Overview of Mercury/32

Overview of Mercury/32
Introduction
Mercury/32 is a Mail Transport System — a suite of programs designed to move electronic
mail messages from one computer system to another (possibly different) system. Unlike a
user agent, or client such as Pegasus Mail, with which individual users interact to read and
send mail, Mercury is seldom directly encountered by users; its operation is largely invisible
— it is a “black box” running in the background, performing tasks autonomously.
Mercury/32 is divided into a core processing module (MERCURY.EXE) and a set of “service”
components, called protocol modules. Each protocol module supplies a specific service to the
core processing module – for instance, the Mercury SMTP Server Module, MERCURYS, accepts
incoming mail delivery connections and submits them to the core module for processing.
The core module is responsible for routing mail (that is, deciding whether messages are
local or need to be sent to the outside world), and for providing core services such as the autonomous
mail server, mailing list management and error handling.
The following protocol modules are supplied with Mercury/32:
MercuryS – SMTP server module This module is responsible for handling incoming mail delivery
connections from the outside world. It accepts mail and places it in the core module’s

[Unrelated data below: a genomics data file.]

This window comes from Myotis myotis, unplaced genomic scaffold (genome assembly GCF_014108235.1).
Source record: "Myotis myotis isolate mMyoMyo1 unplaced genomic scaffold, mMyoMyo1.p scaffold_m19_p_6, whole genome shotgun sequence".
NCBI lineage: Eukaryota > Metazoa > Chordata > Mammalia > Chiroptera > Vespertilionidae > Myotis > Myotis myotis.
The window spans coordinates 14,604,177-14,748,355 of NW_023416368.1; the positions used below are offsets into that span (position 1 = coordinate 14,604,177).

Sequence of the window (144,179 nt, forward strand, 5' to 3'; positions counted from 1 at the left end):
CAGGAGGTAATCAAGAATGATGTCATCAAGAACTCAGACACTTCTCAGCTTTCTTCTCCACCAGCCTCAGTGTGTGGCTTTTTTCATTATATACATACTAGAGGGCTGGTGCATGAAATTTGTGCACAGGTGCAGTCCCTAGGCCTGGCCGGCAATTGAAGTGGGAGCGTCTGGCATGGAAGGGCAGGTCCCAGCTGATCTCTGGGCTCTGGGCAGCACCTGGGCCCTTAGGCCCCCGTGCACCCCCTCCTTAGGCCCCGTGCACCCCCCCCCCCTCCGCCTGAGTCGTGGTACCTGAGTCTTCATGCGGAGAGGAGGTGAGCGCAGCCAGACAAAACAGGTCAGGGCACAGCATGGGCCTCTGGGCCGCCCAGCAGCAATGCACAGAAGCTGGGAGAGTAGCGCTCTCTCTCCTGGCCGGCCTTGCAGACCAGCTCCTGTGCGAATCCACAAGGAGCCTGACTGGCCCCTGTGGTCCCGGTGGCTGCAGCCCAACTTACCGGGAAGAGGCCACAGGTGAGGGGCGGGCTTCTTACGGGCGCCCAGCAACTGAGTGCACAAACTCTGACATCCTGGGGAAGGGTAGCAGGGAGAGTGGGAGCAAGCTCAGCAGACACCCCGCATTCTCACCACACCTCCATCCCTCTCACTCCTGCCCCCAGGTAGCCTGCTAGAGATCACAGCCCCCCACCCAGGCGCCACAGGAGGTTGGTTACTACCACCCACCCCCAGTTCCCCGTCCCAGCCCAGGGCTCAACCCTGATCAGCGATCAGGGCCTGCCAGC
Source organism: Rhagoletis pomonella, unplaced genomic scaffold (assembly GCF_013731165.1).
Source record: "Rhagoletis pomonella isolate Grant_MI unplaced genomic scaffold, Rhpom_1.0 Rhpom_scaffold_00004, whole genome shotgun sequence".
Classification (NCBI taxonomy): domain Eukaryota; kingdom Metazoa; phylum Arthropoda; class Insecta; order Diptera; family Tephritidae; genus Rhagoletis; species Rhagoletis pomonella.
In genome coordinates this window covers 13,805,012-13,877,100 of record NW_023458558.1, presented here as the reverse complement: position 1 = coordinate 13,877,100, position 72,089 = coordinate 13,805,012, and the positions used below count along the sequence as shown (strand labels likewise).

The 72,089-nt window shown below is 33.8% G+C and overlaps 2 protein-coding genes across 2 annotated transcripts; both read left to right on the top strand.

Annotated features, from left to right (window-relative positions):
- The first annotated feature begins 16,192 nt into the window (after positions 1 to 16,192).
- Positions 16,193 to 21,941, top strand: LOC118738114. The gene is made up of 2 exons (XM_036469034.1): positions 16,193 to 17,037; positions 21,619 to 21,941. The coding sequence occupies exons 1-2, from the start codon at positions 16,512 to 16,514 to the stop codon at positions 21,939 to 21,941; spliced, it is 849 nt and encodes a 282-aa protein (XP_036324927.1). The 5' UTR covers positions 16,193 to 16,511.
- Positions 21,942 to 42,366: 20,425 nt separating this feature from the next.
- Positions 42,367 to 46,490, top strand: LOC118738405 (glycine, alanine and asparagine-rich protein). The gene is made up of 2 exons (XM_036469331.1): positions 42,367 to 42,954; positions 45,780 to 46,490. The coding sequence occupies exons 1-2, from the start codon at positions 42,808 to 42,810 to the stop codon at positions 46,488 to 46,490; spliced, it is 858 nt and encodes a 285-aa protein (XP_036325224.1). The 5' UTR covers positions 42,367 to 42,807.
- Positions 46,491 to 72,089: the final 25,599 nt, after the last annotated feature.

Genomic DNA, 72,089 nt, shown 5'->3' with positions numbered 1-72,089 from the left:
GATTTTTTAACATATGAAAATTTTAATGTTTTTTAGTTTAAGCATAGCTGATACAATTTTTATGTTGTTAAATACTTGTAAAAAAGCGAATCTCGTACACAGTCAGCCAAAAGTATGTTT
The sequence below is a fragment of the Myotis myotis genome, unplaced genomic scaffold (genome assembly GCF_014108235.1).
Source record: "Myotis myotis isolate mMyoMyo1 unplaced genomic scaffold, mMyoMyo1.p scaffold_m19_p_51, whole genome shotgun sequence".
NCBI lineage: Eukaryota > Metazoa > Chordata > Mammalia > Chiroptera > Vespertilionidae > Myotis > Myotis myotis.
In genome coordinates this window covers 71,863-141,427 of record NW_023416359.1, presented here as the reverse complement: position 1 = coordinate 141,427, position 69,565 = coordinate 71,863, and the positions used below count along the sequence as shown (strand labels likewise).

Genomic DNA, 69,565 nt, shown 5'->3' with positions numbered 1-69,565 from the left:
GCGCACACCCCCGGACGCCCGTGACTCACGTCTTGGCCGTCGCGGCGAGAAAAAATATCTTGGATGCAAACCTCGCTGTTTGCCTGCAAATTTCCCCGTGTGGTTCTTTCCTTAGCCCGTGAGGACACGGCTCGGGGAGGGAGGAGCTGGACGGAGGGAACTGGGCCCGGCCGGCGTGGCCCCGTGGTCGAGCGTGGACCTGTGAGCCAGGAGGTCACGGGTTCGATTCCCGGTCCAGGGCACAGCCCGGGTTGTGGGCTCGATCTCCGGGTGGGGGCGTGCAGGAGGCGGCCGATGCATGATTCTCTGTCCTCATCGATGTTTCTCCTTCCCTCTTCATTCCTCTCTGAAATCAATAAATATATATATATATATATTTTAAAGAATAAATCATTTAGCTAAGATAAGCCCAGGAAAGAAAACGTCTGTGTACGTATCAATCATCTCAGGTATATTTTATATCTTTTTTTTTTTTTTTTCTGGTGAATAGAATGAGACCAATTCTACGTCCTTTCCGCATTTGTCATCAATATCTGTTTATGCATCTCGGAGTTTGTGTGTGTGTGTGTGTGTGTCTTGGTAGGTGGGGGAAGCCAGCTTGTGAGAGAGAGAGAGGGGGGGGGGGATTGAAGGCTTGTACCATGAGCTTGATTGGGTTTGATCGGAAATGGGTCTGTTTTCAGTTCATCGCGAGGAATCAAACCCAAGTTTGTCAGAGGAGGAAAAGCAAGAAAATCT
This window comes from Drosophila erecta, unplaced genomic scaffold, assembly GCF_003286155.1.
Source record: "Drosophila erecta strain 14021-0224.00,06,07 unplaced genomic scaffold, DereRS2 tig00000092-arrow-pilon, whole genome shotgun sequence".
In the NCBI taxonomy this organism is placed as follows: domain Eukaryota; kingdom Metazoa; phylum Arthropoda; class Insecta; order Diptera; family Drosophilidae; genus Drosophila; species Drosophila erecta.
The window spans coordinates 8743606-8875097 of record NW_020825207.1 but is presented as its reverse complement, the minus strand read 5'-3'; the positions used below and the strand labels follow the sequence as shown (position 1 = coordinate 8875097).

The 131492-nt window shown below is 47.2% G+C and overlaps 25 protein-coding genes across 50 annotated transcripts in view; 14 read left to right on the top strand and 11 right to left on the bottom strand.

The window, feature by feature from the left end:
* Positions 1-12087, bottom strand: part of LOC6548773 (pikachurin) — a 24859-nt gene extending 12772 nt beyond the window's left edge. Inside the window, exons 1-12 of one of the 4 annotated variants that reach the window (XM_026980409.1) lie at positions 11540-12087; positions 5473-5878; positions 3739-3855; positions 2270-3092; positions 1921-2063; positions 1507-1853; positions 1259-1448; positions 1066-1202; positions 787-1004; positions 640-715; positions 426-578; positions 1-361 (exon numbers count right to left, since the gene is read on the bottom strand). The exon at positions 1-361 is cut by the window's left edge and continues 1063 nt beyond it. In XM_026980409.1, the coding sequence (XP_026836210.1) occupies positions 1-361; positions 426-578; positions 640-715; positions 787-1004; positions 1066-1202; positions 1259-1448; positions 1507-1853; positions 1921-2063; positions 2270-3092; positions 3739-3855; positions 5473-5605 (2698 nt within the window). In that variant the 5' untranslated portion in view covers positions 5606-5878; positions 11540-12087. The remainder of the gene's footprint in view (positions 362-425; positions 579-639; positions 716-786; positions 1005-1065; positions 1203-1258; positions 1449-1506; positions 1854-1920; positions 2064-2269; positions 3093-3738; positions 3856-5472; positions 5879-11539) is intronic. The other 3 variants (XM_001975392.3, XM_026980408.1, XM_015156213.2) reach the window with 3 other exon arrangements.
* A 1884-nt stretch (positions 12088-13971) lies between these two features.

mail queue for processing. MercuryS implements the Internet SMTP standard (Simple Mail
Transfer Protocol) and supports several Extended SMTP extensions.
MercuryC – SMTP client module MercuryC is responsible for sending mail to the outside
world using the Internet SMTP mail protocol. MercuryC is what is known as a relay mailer
– it does not attempt to deliver mail directly to the recipient; instead, it asks a larger SMTP
implementation (often a unix host) to deliver it on its behalf. This relay model makes MercuryC
particularly suitable for use behind firewalls, since it can ask the firewall system to send
mail on its behalf.
MercuryE — SMTP direct delivery module MercuryE is an alternative SMTP client module
for Mercury; like the MercuryC module, it is responsible for sending mail from your system
to the outside world. Unlike MercuryC, though, MercuryE can perform complete end-to-end
delivery without requiring a relay host. MercuryE is typically used in situations where you
have either a permanent Internet connection, or one with fast establishment, such as an ISDN
connection. You can choose to install either MercuryC or MercuryE, depending on your
needs, but you can only install one, not both.
MercuryP – POP3 server module MercuryP listens for connections from POP3 client packages,
such as Pegasus Mail, Eudora or Outlook Express, and provides access to new mail
waiting on the server via the POP3 protocol. MercuryP conforms to Internet Standards Document
RFC1939, including support for advanced commands such as APOP and UIDL.
MercuryD – POP3 client module MercuryD acts as a POP3 client on behalf of one or more
users on your system. Using MercuryD to download mail for your users from an Internet
Service Provider allows you to centralize your Internet connection to the single machine
where Mercury runs – users can see their mail without their own workstations actually being
connected to the Internet or having modems. MercuryD can also retrieve mail from Domain
Mailboxes – that is, single mailboxes where all mail destined for a specific domain gets delivered
– and route the contents to the local users on your system.
You can change the set
of protocol modules Mercury
loads at any time using
the Protocol Modules
option on the Configuration
menu.
2 Overview of Mercury/32
System Requirements